Here are the Top 10 issues identified by ATRI:

  1. Driver shortage
  2. Driver compensation
  3. Truck parking  
  4. Compliance, safety and accountability
  5. Insurance availability and cost
  6. Driver retention
  7. Tort reform
  8. The economy
  9. Driver detention
  10. Hours of service

More than 1,000 truck drivers responded to the survey. Parking, compensation and detention were their top concerns.

In all, ATRI received responses from 3,122 truck drivers, motor carriers and other industry stakeholders – an all-time record for the 16-year-old survey, the organization said.

“Having such a robust sample gives us a very accurate picture of what issues are of most concern to the trucking industry,” said ATRI’s Brewster.

“With this information, the industry can best target its resources to address trucking’s concerns.”

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  • Supply and demand rules, its that simple.
    An industry filled with over regulated legislation isn’t helping either , stress, anxiety, low pay , etc….6months ago we were an essential service , when there was no bathroom tissue to be had or food shelfs were running empty, run hard , your our hero today…that seems to be fading as well as we move forward its now a requirement added to your responsibilities!

  • The solution to all these problems, as well as the problems associated with an increase in the number of accidents, only in the prohibition of salaries for miles !!!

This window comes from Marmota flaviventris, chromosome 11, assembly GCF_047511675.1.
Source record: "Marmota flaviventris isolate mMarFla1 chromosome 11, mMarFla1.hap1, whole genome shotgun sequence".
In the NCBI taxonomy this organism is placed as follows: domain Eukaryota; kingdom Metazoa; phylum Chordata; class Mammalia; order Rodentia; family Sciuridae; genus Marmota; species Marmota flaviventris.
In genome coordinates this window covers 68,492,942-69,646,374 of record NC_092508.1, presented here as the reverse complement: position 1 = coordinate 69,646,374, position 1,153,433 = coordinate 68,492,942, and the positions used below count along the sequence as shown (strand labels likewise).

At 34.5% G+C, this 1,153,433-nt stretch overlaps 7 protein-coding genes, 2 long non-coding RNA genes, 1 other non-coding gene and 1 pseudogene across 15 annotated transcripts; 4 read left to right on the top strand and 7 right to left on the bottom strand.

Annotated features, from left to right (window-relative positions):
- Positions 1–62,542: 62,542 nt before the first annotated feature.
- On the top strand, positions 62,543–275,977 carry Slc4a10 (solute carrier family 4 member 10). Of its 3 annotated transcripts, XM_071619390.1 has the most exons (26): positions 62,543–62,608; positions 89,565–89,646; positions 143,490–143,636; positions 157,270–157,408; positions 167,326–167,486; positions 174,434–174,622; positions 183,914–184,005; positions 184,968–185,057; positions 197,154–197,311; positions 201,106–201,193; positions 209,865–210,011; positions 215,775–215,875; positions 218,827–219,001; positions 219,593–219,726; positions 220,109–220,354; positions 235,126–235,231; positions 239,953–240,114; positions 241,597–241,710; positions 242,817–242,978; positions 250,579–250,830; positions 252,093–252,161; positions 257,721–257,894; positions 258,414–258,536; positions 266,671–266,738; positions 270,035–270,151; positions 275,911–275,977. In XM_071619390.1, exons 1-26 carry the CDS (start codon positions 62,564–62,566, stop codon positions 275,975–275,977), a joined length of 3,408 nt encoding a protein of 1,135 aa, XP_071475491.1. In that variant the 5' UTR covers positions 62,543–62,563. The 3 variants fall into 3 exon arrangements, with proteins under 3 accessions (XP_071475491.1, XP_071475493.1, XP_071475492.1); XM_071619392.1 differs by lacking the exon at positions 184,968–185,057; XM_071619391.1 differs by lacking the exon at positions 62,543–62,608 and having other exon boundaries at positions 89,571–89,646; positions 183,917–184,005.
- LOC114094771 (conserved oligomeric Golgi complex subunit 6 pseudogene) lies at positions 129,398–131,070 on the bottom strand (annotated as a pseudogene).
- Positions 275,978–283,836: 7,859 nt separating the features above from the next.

No matter how sophisticated companies and legislators may be, nothing will help them as long as the income of truck drivers depends on the number of miles, therefore it is not guaranteed, discriminatory and forcing the driver to constantly work under the pressure of fear of being left without income, despite the time spent on work !!!
    Salaries have stagnated for decades, as drivers compensate for the lack of income with a large number of working days, sometimes reaching 28 per month with a daily work of 10-14 hours. The profession of truckers is not recognized as a profession, that is, a trucker has a qualification level as a cleaner or a salesman. Who needs such a profession ?! No respect, no guaranteed pay and no prospects.
    If you want to prevent a collapse – forbid the salary for miles !!! This will increase competition and remove the ability of companies to cheat drivers !!!
    Foreign drivers won’t help! They receive the documents and immediately look for how to leave the tracking!

  • Can you please tell us where all of the freight is sitting that needs to be hauled, but can’t, because if the “driver shortage”? I have yet to hear if any.

  • There is a great shortage of cheap drivers!
    But cheap is never good! Miser pays twice! It’s time to understand this already!

  • I believe someone mentioned this a while ago. If you want to make money in trucking, get out of the dry van segment and get into specialized trucking, like tanker, flatbed, oversized etc. The only catch is, you may have to physically work to earn your wage.